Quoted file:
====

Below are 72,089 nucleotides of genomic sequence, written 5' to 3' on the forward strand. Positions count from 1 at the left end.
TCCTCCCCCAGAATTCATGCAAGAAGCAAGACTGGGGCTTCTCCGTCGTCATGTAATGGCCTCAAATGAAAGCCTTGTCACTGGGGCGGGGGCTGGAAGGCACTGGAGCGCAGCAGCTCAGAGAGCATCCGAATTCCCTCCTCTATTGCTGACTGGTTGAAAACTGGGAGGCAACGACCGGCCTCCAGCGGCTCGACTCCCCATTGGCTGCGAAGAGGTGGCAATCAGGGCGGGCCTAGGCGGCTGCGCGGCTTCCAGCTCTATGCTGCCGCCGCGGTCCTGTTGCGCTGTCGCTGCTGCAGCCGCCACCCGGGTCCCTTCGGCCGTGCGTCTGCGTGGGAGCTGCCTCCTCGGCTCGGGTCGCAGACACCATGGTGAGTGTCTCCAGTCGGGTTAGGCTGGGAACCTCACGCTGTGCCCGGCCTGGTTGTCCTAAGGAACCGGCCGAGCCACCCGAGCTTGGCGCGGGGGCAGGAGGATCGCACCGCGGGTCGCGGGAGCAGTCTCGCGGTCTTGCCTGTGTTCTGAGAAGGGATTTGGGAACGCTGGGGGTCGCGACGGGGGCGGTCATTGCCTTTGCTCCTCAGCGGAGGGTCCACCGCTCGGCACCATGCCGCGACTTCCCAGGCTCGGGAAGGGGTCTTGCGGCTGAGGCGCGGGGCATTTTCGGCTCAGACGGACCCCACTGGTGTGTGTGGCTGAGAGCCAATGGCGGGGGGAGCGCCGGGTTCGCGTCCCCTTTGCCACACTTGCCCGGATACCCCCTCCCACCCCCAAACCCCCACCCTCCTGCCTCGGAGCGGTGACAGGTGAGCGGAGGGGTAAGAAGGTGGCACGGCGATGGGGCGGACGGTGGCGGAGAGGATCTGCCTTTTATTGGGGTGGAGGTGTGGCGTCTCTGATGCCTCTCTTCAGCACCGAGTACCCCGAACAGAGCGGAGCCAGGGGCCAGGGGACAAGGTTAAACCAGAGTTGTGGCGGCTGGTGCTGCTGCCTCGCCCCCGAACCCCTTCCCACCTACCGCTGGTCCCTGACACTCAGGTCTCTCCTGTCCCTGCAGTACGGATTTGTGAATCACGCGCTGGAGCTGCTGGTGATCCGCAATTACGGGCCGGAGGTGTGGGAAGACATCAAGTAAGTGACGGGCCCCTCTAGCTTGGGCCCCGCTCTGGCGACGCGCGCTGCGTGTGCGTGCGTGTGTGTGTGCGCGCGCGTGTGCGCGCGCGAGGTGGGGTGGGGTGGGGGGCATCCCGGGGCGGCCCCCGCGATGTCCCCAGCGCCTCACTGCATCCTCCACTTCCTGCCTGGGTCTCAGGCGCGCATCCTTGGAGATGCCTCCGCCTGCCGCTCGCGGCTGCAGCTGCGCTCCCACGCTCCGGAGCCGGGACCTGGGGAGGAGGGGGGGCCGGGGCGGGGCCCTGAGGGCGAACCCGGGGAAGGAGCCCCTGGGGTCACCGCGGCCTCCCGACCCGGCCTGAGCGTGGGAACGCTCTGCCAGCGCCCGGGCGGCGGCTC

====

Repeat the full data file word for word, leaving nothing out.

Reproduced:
Below are 72,089 nucleotides of genomic sequence, written 5' to 3' on the forward strand. Positions count from 1 at the left end.
TCCTCCCCCAGAATTCATGCAAGAAGCAAGACTGGGGCTTCTCCGTCGTCATGTAATGGCCTCAAATGAAAGCCTTGTCACTGGGGCGGGGGCTGGAAGGCACTGGAGCGCAGCAGCTCAGAGAGCATCCGAATTCCCTCCTCTATTGCTGACTGGTTGAAAACTGGGAGGCAACGACCGGCCTCCAGCGGCTCGACTCCCCATTGGCTGCGAAGAGGTGGCAATCAGGGCGGGCCTAGGCGGCTGCGCGGCTTCCAGCTCTATGCTGCCGCCGCGGTCCTGTTGCGCTGTCGCTGCTGCAGCCGCCACCCGGGTCCCTTCGGCCGTGCGTCTGCGTGGGAGCTGCCTCCTCGGCTCGGGTCGCAGACACCATGGTGAGTGTCTCCAGTCGGGTTAGGCTGGGAACCTCACGCTGTGCCCGGCCTGGTTGTCCTAAGGAACCGGCCGAGCCACCCGAGCTTGGCGCGGGGGCAGGAGGATCGCACCGCGGGTCGCGGGAGCAGTCTCGCGGTCTTGCCTGTGTTCTGAGAAGGGATTTGGGAACGCTGGGGGTCGCGACGGGGGCGGTCATTGCCTTTGCTCCTCAGCGGAGGGTCCACCGCTCGGCACCATGCCGCGACTTCCCAGGCTCGGGAAGGGGTCTTGCGGCTGAGGCGCGGGGCATTTTCGGCTCAGACGGACCCCACTGGTGTGTGTGGCTGAGAGCCAATGGCGGGGGGAGCGCCGGGTTCGCGTCCCCTTTGCCACACTTGCCCGGATACCCCCTCCCACCCCCAAACCCCCACCCTCCTGCCTCGGAGCGGTGACAGGTGAGCGGAGGGGTAAGAAGGTGGCACGGCGATGGGGCGGACGGTGGCGGAGAGGATCTGCCTTTTATTGGGGTGGAGGTGTGGCGTCTCTGATGCCTCTCTTCAGCACCGAGTACCCCGAACAGAGCGGAGCCAGGGGCCAGGGGACAAGGTTAAACCAGAGTTGTGGCGGCTGGTGCTGCTGCCTCGCCCCCGAACCCCTTCCCACCTACCGCTGGTCCCTGACACTCAGGTCTCTCCTGTCCCTGCAGTACGGATTTGTGAATCACGCGCTGGAGCTGCTGGTGATCCGCAATTACGGGCCGGAGGTGTGGGAAGACATCAAGTAAGTGACGGGCCCCTCTAGCTTGGGCCCCGCTCTGGCGACGCGCGCTGCGTGTGCGTGCGTGTGTGTGTGCGCGCGCGTGTGCGCGCGCGAGGTGGGGTGGGGTGGGGGGCATCCCGGGGCGGCCCCCGCGATGTCCCCAGCGCCTCACTGCATCCTCCACTTCCTGCCTGGGTCTCAGGCGCGCATCCTTGGAGATGCCTCCGCCTGCCGCTCGCGGCTGCAGCTGCGCTCCCACGCTCCGGAGCCGGGACCTGGGGAGGAGGGGGGGCCGGGGCGGGGCCCTGAGGGCGAACCCGGGGAAGGAGCCCCTGGGGTCACCGCGGCCTCCCGACCCGGCCTGAGCGTGGGAACGCTCTGCCAGCGCCCGGGCGGCGGCTC